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Transgender decree: what now?

The Obama administration (has issued) a letter to every public school district in the United States instructing them, by decree, that students who self-identify as a member of the opposite sex ought to have unrestrained access to restrooms (and locker rooms) that align with their gender identity. The decree also has implications for other sex-differentiated activities such as sports.

While the decree does not have the force of law behind it, the implications are very clear: Conform to newfound government transgender policy, or risk lawsuits and federal funding.

I wrote on April 29 about how America was being primed for the inevitability of the moment we’re now in. Who would have thought, then, that less than 15 days later my article would be out-of-date? But it is. In that article, I mentioned then how the federal government’s involvement in public education, mostly through funding, is going to slowly transform public education in accordance with the values of the Sexual Revolution given the current trajectory. And so here we are. It shouldn’t be surprising that the Obama administration has issued this ruling, but the pace and aggressiveness at which it was issued is nothing short of stunning. The government is implementing a systematic top-down push to mainstream transgender ideology by circumventing democracy.

How might we consider what has happened?

Let us be clear in calling this what it is: A lawless power-grab. Without congressional authority, President Obama is taking a deceptive approach to policy-making by bypassing congress. Relying on lawless reinterpretations of Title IX, the Obama administration, along with its Education and Justice Departments, is bringing the transgender revolution to every school in the United States without regard to local values or parental authority. If your child is in public school, there is now no way to insulate yourselves or your children from this ideology.

The nature of this action is problematic for its overt affront to representative democracy. When decrees are issued without consent, not only do citizens lose, but the system of government we were designed to have loses, too. When elected officials take it upon themselves to make law, rather than pass law, it breeds an indifference among citizens—a sense of powerlessness, disenfranchisement, and the discomfort from seeing power denied and the system rigged from elites colluding with bureaucrats. Citizens find themselves asking, “How are we to respond if the President just makes laws as he sees them?” Sadly, this sentiment has justification. Such actions will only result in further entrenchment and cynicism. This is yet additional proof that schools and parents are governed by a cultural elite who view any wave of dissent as unacceptable. What a pitiable state our politics is in. Let us also reject the media stereotype that it is evangelicals or conservatives who are the catalysts of the culture war. This administration have been avid culture warriors from the start.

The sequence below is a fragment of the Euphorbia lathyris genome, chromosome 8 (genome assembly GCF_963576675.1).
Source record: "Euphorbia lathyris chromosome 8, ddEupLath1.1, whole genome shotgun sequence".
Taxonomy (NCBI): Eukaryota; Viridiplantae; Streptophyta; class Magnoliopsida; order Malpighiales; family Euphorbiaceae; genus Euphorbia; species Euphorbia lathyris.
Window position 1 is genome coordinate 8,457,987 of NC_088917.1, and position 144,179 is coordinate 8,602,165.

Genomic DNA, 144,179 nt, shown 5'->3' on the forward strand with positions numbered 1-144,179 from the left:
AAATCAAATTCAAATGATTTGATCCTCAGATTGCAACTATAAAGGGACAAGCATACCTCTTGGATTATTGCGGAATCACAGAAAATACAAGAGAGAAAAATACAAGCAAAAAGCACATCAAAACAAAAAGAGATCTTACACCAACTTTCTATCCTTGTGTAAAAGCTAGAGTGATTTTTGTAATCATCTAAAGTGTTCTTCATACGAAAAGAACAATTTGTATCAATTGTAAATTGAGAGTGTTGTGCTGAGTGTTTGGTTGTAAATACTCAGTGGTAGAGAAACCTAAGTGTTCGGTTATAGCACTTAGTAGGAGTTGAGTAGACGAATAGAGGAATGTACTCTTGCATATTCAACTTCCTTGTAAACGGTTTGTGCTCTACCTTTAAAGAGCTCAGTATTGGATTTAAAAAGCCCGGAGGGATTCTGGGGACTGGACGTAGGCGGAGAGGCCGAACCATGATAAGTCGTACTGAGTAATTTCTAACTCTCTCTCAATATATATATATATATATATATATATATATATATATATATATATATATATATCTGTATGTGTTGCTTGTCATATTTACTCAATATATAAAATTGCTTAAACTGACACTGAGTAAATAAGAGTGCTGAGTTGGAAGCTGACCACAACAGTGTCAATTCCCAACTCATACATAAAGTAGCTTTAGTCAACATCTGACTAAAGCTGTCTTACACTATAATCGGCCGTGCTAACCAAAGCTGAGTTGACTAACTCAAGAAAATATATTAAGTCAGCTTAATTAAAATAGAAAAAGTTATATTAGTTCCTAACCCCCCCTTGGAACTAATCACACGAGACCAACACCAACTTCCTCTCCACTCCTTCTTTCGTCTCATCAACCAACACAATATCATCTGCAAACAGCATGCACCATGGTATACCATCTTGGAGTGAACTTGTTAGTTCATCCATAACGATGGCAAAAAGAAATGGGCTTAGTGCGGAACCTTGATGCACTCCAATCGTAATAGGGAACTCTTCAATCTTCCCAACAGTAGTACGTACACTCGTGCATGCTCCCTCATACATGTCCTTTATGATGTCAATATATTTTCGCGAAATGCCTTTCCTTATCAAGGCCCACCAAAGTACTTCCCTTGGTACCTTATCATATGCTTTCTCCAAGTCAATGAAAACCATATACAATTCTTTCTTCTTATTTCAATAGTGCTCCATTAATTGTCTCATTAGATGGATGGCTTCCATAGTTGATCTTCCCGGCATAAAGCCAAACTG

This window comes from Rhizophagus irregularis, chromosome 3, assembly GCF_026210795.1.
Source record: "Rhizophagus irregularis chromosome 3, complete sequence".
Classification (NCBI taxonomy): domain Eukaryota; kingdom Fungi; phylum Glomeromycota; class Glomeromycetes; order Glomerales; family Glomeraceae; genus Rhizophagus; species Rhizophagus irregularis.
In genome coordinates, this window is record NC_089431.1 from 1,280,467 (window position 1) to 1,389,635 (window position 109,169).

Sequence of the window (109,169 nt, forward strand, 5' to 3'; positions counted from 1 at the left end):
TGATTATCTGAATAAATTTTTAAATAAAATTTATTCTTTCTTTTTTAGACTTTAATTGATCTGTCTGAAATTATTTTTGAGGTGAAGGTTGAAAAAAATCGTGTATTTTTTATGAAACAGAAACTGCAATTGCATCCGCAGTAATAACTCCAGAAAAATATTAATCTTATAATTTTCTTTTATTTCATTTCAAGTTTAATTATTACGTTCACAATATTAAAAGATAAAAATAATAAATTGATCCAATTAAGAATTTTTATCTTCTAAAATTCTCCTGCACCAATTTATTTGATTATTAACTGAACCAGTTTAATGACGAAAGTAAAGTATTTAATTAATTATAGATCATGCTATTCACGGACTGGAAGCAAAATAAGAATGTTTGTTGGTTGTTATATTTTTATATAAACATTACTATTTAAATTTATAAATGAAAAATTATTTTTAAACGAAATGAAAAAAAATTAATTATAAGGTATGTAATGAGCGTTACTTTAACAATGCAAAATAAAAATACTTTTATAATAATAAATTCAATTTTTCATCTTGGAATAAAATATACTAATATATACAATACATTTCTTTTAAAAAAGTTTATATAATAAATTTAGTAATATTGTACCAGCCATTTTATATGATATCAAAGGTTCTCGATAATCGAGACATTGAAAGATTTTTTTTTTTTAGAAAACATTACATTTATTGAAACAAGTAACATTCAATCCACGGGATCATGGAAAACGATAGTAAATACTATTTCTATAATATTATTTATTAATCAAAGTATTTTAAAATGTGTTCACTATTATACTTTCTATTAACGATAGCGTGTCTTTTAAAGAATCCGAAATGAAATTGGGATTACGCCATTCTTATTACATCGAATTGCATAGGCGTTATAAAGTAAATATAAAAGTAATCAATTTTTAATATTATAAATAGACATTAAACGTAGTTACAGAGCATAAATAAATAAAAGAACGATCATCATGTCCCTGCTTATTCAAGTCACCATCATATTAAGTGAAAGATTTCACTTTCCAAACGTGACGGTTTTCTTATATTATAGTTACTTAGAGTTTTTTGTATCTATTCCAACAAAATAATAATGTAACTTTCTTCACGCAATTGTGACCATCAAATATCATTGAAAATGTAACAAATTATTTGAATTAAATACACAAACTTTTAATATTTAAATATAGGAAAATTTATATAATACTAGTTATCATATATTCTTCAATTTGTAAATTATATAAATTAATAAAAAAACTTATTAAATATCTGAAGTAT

What must happen now?

• First, schools should refuse to comply with the federal government’s overreach. This decree isn’t a law, and the threat of penalty doesn’t ensure a penalty. Brave districts, superintendents, and principals should refuse to implement these new set of policies.

• Second, citizens should contact their elected representatives to register their dissatisfaction. In the face of such egregious overreach, it is advisable that the House of Representatives and Senate file a lawsuit against the Obama administration on the grounds that it lacks the authority to decree such sweeping, radical policies.

• Third, citizens need to take their frustration to the ballot box. Whatever that may mean in the coming election, it remains incumbent upon citizens to elect officials who enact commonsense policy based on biblical values that uphold the distinction between men and women. Privacy and safety are at stake, not political correctness.